[Ab] Abstract:PTPN11 encodes the Shp2 non-receptor protein-tyrosine phosphatase implicated in several signaling pathways. Activating mutations in Shp2 are commonly associated with juvenile myelomonocytic leukemia but are not as well defined in other neoplasms. Here we report that Shp2 mutations occur in human acute myeloid leukemia (AML) at a rate of 6.6% (6/91) in the ECOG E1900 data set. We examined the role of mutated Shp2 in leukemias harboring MLL translocations, which co-occur in human AML. The hyperactive Shp2E76K mutant, commonly observed in leukemia patients, significantly accelerated MLL-AF9-mediated leukemogenesis in vivo. Shp2E76K increased leukemic stem cell frequency and affords MLL-AF9 leukemic cells IL3 cytokine hypersensitivity. As Shp2 is reported to regulate anti-apoptotic genes, we investigated Bcl2, Bcl-xL and Mcl1 expression in MLL-AF9 leukemic cells with and without Shp2E76K. Although the Bcl2 family of genes was upregulated in Shp2E76K cells, Mcl1 showed the highest upregulation in MLL-AF9 cells in response to Shp2E76K. Indeed, expression of Mcl1 in MLL-AF9 cells phenocopies expression of Shp2E76K, suggesting Shp2 mutations cooperate through activation of anti-apoptotic genes. Finally, we show Shp2E76K mutations reduce sensitivity of AML cells to small-molecule-mediated Mcl1 inhibition, suggesting reduced efficacy of drugs targeting MCL1 in patients with hyperactive Shp2.
[Pt] Publication type:JOURNAL ARTICLE
[Em] Entry month:1506
[Cu] Class update date: 150718
[Lr] Last revision date:150718
[Js] Journal subset:IM
[St] Status:In-Data-Review
[do] DOI:10.1038/leu.2015.18

  5 / 1989139 MEDLINE  
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[PMID]: 25873175
[Au] Autor:Elkabets M; Pazarentzos E; Juric D; Sheng Q; Pelossof RA; Brook S; Benzaken AO; Rodon J; Morse N; Yan JJ; Liu M; Das R; Chen Y; Tam A; Wang H; Liang J; Gurski JM; Kerr DA; Rosell R; Teixidó C; Huang A; Ghossein RA; Rosen N; Bivona TG; Scaltriti M; Baselga J
[Ad] Address:Human Oncology & Pathogenesis Program (HOPP), Memorial Sloan Kettering Cancer Center, 1275 York Avenue, Box 20, New York, NY 10065, USA....
[Ti] Title:AXL mediates resistance to PI3Kα inhibition by activating the EGFR/PKC/mTOR axis in head and neck and esophageal squamous cell carcinomas.
[So] Source:Cancer Cell;27(4):533-46, 2015 Apr 13.
[Is] ISSN:1878-3686
[Cp] Country of publication:United States
[La] Language:eng
[Ab] Abstract:Phosphoinositide-3-kinase (PI3K)-α inhibitors have shown clinical activity in squamous cell carcinomas (SCCs) of head and neck (H&N) bearing PIK3CA mutations or amplification. Studying models of therapeutic resistance, we have observed that SCC cells that become refractory to PI3Kα inhibition maintain PI3K-independent activation of the mammalian target of rapamycin (mTOR). This persistent mTOR activation is mediated by the tyrosine kinase receptor AXL. AXL is overexpressed in resistant tumors from both laboratory models and patients treated with the PI3Kα inhibitor BYL719. AXL dimerizes with and phosphorylates epidermal growth factor receptor (EGFR), resulting in activation of phospholipase Cγ (PLCγ)-protein kinase C (PKC), which, in turn, activates mTOR. Combined treatment with PI3Kα and either EGFR, AXL, or PKC inhibitors reverts this resistance.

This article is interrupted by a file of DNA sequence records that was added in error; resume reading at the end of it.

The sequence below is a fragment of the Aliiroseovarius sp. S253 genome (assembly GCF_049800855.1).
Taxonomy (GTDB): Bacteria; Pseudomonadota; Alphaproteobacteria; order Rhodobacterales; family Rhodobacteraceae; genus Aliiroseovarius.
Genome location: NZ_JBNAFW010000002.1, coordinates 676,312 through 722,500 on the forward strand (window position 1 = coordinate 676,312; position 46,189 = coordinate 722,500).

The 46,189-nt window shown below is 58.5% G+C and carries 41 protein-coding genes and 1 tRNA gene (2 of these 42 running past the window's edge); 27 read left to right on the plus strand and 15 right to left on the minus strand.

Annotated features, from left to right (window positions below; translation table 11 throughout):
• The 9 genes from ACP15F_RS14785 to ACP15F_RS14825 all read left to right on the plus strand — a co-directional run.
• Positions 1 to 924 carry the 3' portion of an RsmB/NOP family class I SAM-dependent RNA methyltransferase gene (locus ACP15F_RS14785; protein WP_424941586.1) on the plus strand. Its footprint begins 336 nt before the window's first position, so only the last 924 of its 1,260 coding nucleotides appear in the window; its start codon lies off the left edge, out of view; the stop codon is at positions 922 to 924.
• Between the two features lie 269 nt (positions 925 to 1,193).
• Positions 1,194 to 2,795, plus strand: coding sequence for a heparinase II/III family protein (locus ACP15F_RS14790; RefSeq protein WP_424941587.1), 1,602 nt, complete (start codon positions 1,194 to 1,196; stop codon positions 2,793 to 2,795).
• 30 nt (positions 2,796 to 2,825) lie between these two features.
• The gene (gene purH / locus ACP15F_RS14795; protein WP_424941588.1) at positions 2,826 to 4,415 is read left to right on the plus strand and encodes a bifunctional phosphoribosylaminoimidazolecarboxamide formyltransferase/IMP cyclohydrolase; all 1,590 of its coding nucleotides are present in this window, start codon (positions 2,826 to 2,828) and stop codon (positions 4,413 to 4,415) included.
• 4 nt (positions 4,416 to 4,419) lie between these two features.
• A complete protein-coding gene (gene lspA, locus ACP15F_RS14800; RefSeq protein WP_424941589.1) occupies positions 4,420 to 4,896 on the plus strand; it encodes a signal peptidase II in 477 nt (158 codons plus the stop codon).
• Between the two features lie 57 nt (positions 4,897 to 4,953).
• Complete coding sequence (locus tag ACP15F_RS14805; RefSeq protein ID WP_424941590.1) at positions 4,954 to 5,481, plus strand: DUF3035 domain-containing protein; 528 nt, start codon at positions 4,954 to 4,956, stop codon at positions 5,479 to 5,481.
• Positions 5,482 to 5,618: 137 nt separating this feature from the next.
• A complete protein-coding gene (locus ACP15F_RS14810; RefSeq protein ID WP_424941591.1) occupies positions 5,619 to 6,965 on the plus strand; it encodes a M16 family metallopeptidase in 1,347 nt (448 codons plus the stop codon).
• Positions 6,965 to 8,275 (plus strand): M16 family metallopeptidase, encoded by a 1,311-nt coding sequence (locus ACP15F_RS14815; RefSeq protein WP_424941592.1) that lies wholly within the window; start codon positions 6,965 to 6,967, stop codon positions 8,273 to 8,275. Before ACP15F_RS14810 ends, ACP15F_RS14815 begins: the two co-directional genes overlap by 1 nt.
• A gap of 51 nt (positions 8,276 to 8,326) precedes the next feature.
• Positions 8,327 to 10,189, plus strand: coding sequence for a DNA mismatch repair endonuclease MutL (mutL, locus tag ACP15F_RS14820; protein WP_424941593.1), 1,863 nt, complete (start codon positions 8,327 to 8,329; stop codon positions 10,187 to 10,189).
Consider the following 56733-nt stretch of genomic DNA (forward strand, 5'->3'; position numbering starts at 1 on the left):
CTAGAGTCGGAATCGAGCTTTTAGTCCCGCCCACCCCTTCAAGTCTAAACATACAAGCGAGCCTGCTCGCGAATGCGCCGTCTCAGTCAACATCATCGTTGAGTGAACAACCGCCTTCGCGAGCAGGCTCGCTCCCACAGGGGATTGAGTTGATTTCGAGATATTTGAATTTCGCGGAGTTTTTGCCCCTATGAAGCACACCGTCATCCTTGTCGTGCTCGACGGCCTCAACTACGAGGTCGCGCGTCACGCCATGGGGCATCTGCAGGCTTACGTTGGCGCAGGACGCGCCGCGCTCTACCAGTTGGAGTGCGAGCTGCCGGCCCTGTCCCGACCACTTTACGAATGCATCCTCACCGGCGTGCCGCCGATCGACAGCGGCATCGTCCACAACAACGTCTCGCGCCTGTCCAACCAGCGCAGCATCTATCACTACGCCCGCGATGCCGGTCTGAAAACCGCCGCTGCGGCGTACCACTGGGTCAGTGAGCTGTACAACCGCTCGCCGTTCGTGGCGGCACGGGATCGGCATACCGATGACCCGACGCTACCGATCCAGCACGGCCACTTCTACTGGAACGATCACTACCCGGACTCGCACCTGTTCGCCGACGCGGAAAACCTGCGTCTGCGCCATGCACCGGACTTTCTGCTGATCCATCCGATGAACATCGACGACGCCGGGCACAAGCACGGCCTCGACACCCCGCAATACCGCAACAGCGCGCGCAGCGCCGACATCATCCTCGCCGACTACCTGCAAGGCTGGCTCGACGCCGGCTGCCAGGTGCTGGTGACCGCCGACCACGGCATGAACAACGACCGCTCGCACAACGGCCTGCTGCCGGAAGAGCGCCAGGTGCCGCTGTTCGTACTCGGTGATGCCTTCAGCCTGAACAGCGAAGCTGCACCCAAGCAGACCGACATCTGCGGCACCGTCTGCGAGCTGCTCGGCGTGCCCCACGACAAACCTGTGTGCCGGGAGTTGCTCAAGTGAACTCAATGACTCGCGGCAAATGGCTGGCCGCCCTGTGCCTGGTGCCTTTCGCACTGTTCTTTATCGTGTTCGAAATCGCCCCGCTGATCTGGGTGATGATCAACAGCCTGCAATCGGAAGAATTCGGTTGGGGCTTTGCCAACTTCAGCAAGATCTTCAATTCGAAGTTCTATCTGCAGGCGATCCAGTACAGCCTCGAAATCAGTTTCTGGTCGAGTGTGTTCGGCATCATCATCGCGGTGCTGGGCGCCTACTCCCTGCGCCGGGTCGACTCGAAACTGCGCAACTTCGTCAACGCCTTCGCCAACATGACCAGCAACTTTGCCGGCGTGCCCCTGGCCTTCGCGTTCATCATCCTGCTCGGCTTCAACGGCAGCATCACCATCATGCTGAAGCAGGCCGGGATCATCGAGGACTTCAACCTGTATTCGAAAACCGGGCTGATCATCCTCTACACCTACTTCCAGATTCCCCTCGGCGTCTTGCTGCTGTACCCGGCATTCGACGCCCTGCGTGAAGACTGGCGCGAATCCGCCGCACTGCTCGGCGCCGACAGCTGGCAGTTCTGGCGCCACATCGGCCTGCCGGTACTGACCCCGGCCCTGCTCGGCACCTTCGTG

[Mh] MeSH terms primary: Carcinoma, Squamous Cell/metabolism
Esophageal Neoplasms/metabolism
Head and Neck Neoplasms/metabolism
Proto-Oncogene Proteins/physiology
Receptor Protein-Tyrosine Kinases/physiology
[Mh] MeSH terms secundary: Animals
Antibodies, Monoclonal, Humanized/pharmacology
Cell Line, Tumor
Drug Resistance, Neoplasm
Humans
Mice
Phosphatidylinositol 3-Kinases/antagonists & inhibitors
Phosphatidylinositol 3-Kinases/genetics
Phosphatidylinositol 3-Kinases/metabolism
Protein Kinase C/metabolism
Protein Kinase Inhibitors/pharmacology
Proto-Oncogene Proteins/genetics
Proto-Oncogene Proteins/metabolism
Receptor Protein-Tyrosine Kinases/genetics
Receptor Protein-Tyrosine Kinases/metabolism
Signal Transduction
TOR Serine-Threonine Kinases/metabolism
Thiazoles/pharmacology
Xenograft Model Antitumor Assays
[Pt] Publication type:JOURNAL ARTICLE
[Nm] Name of substance:0 (Antibodies, Monoclonal, Humanized); 0 (NVP-BYL719); 0 (Protein Kinase Inhibitors); 0 (Proto-Oncogene Proteins); 0 (Thiazoles); EC 2.7.1.- (Phosphatidylinositol 3-Kinases); EC 2.7.1.1 (MTOR protein, human); EC 2.7.1.1 (TOR Serine-Threonine Kinases); EC 2.7.1.137 (PIK3CA protein, human); EC 2.7.10.1 (Receptor Protein-Tyrosine Kinases); EC 2.7.10.1 (axl receptor tyrosine kinase); EC 2.7.11.13 (Protein Kinase C); PQX0D8J21J (cetuximab)
[Em] Entry month:1506
[Cu] Class update date: 150718
[Lr] Last revision date:150718
[Js] Journal subset:IM
[Da] Date of entry for processing:150415
[St] Status:MEDLINE

  6 / 1989139 MEDLINE  
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[PMID]: 25376967
[Au] Autor:Abdelsattar ZM; Reames BN; Regenbogen SE; Hendren S; Wong SL
[Ad] Address:Department of Surgery, University of Michigan, Ann Arbor, Michigan.
[Ti] Title:Critical evaluation of the scientific content in clinical practice guidelines.
[So] Source:Cancer;121(5):783-9, 2015 Mar 1.
[Is] ISSN:1097-0142
[Cp] Country of publication:United States
[La] Language:eng
[Ab] Abstract:BACKGROUND: Increasing pressures to provide high-quality evidence-based cancer care have driven the rapid proliferation of clinical practice guidelines (CPGs). The quality and validity of CPGs have been questioned, and adherence to guidelines is relatively low. The purpose of this study was to critically evaluate the development process and scientific content of CPGs. METHODS: CPGs addressing management of rectal cancer were evaluated. We quantitatively assessed guideline quality with the validated Appraisal of Guidelines Research & Evaluation (AGREE II) instrument. We identified 21 independent processes of care using the nominal group technique. We then compared the evidence base and scientific agreement for the management recommendations for these processes of care. RESULTS: The quality and content of rectal cancer CPGs varied widely. Mean overall AGREE II scores ranged from 27% to 90%. Across the 5 CPGs, average scores were highest for the clarity of presentation domain (85%; range, 58% to 99%) and lowest for the applicability domain (21%; range, 8% to 56%). Randomized controlled trials represented a small proportion of citations (median, 18%; range, 13%-35%), 78% of the recommendations were based on low- or moderate-quality evidence, and the CPGs only had 11 references in common with the highest-rated CPG. There were conflicting recommendations for 13 of the 21 care processes assessed (62%). CONCLUSIONS: There is significant variation in CPG development processes and scientific content. With conflicting recommendations between CPGs, there is no reliable resource to guide high-quality evidence-based cancer care. The quality and consistency of CPGs are in need of improvement.